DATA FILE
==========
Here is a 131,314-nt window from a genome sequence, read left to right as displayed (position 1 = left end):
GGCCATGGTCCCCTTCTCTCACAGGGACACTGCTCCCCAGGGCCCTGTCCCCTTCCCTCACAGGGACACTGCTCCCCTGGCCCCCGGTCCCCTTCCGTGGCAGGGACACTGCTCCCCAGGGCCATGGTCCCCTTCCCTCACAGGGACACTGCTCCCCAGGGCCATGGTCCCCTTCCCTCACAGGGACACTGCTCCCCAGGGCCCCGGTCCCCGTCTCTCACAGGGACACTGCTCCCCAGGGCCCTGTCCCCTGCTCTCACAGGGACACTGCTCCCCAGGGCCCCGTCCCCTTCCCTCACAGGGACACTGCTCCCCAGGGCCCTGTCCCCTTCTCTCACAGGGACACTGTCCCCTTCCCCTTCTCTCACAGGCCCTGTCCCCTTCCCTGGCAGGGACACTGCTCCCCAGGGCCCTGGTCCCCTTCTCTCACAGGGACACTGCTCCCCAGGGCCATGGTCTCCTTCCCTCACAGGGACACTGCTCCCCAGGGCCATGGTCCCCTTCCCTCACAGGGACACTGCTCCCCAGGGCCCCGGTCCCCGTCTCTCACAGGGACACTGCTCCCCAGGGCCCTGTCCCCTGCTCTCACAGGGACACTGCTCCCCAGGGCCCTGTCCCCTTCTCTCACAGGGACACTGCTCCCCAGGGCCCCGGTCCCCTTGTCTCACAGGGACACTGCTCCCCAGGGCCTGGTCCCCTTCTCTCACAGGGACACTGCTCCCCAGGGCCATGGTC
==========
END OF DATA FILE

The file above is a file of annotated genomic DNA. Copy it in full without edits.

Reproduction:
Here is a 131,314-nt window from a genome sequence, read left to right as displayed (position 1 = left end):
GGCCATGGTCCCCTTCTCTCACAGGGACACTGCTCCCCAGGGCCCTGTCCCCTTCCCTCACAGGGACACTGCTCCCCTGGCCCCCGGTCCCCTTCCGTGGCAGGGACACTGCTCCCCAGGGCCATGGTCCCCTTCCCTCACAGGGACACTGCTCCCCAGGGCCATGGTCCCCTTCCCTCACAGGGACACTGCTCCCCAGGGCCCCGGTCCCCGTCTCTCACAGGGACACTGCTCCCCAGGGCCCTGTCCCCTGCTCTCACAGGGACACTGCTCCCCAGGGCCCCGTCCCCTTCCCTCACAGGGACACTGCTCCCCAGGGCCCTGTCCCCTTCTCTCACAGGGACACTGTCCCCTTCCCCTTCTCTCACAGGCCCTGTCCCCTTCCCTGGCAGGGACACTGCTCCCCAGGGCCCTGGTCCCCTTCTCTCACAGGGACACTGCTCCCCAGGGCCATGGTCTCCTTCCCTCACAGGGACACTGCTCCCCAGGGCCATGGTCCCCTTCCCTCACAGGGACACTGCTCCCCAGGGCCCCGGTCCCCGTCTCTCACAGGGACACTGCTCCCCAGGGCCCTGTCCCCTGCTCTCACAGGGACACTGCTCCCCAGGGCCCTGTCCCCTTCTCTCACAGGGACACTGCTCCCCAGGGCCCCGGTCCCCTTGTCTCACAGGGACACTGCTCCCCAGGGCCTGGTCCCCTTCTCTCACAGGGACACTGCTCCCCAGGGCCATGGTC